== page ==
Alumnus Makes Clothes that Make the Man — and History

Posted: May 8, 2008 at 1:00 am, Last Updated: November 30, -0001 at 12:00 am

By Elizabeth Grisham, BA History ’02

In an age when much historical information exists either between the covers of books or in online databases, one alumnus is working to put a human face — and an accurate outfit — on the past.

Andrew Young, BA History ’00, is a historical and cinematic reproductions specialist and speaker who brings the past to the present. His latest project is to craft a costume for a client to wear during interpretive living history events in Jamestown, Va.

Andrew Young
Alumnus Andrew Young discusses his profession — making medieval clothing — with a school group.
Photo by Evan Cantwell

“I am making a highly accurate reproduction of a late 16-century suit of armor for him,” says Young. Drawing from nearly 20 years experience as an armorer, Young says the suit will depict the armor worn by settlers and, in particular, a free man, whom his client will portray.

Young’s research has revealed that this client’s character would likely have owned a higher-quality munitions armor that has the same shape and proportion of suits belonging to wealthier knights and nobles, but its surface would not be as highly polished as that of the highest-end suits.

For these kinds of projects, attention to detail is important. Young has found that some living history participants imitate the smallest details of settlers’ dress, right down to their underwear.

But determining what a Jamestown settler would wear is only a small part of Young’s work. He could be doing highly researched and re-created historical work, sculpting a movie costume piece, sewing or working on a gun holster, and making a pair of shoes — all in one day.

While a student at Mason, Young focused on armor studies and the history of technology. “The interconnectivity of life and technology fascinates me. I found amazing connections between the advancement of armor and weaponry and that of navigation, art and artistic perspective that were completely due to metallurgical advances,” he says.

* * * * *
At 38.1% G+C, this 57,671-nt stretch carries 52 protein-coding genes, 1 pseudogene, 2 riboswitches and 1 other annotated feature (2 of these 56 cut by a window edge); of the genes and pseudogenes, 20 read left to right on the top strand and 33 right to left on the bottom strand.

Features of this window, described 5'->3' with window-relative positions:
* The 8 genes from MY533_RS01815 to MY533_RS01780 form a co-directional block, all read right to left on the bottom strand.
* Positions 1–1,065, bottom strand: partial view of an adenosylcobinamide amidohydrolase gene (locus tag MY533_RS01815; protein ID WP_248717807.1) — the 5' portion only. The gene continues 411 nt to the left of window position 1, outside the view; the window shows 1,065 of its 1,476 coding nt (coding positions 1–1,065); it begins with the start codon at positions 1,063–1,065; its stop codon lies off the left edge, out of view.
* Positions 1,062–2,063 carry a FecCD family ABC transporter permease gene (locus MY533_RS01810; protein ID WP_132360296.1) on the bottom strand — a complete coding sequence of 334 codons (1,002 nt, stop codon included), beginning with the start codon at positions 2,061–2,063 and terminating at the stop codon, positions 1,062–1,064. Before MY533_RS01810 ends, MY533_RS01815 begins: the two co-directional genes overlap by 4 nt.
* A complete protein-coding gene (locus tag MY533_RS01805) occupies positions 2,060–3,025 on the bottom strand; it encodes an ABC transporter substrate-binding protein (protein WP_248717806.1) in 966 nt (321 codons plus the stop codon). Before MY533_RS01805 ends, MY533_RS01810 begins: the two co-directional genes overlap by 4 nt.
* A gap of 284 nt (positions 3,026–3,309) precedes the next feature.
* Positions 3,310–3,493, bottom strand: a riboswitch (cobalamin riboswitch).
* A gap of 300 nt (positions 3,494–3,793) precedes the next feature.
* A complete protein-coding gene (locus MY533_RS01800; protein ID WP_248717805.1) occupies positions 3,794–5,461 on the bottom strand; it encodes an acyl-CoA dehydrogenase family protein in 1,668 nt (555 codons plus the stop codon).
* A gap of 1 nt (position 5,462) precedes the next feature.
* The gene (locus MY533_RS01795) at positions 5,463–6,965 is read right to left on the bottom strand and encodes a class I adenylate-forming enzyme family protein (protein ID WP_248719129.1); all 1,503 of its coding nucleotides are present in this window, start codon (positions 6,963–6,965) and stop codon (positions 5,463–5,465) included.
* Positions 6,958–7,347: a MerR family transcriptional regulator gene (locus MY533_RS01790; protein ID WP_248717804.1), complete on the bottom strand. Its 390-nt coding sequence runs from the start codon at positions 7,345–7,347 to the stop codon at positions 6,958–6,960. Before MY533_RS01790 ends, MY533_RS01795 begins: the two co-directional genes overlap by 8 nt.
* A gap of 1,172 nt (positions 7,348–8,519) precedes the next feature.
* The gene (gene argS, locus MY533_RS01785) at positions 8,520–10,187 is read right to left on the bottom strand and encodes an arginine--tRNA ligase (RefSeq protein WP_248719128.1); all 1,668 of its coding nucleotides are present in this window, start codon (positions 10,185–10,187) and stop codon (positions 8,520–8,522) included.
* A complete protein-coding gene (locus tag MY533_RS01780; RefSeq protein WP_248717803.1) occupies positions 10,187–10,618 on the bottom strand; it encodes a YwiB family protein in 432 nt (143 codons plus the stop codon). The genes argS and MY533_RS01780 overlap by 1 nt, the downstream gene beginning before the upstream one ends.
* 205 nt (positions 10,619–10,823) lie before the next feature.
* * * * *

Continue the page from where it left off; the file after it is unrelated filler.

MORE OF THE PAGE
Young also suspects he holds the record for the highest number of interlibrary loans. “I averaged at least 10 a week, which I think was the max,” he says. “I took out a lot of books on the study of metallurgy and armor, and commerce and trade in the Middle Ages, stuff like that. On some of the books, there would be notes from the librarians, saying, ‘Nobody has checked this book out for 90 years.’”

In addition to his armor work, Young also creates museum reproductions and has given more than 1,000 presentations in the public schools. He speaks to students on medieval society, major historical events and figures of the era and the possessions that shaped medieval lives. By addressing these topics, he hopes to get students interested in what they’re studying, challenge historical stereotypes and inspire critical thinking and discussion.

“Depending on the age of the audience, which is a big factor, I try to impress upon them the importance of understanding the technology and material culture of the day as a way to truly understand what people were thinking and yet see how similar they remain to us despite the vast difference in our technological sophistication.”

To aid in this goal, Young brings many reproductions and artifacts to his presentations, including jewelry and historically accurate clothing. “I want students to see how people other than nobles and knights lived and dressed. Both the armor and the clothing are important,” he says, “because they give students some mental imagery and enhance their learning.”

Young also dons period clothing and armor intended to represent that of a typical medieval knight and lesser noble from about the early 15th century. The clothing and armor, which he has sewn himself, includes woolen leggings, linen undergarments, various woolen gowns and leather turnshoes (medieval shoes).

Although Young says he tries to keep his attire modest and accurate in the name of learning, he does enjoy students’ reactions to his wares.

“That’s the crowd pleaser. Most people don’t see a guy put on a suit of armor,” Young says. “I love seeing the students’ faces light up when they see all the cool stuff. I feel a bit like Santa Claus.”

This article appeared in a slightly different form in the spring 2008 issue of the Mason Spirit.

Write to at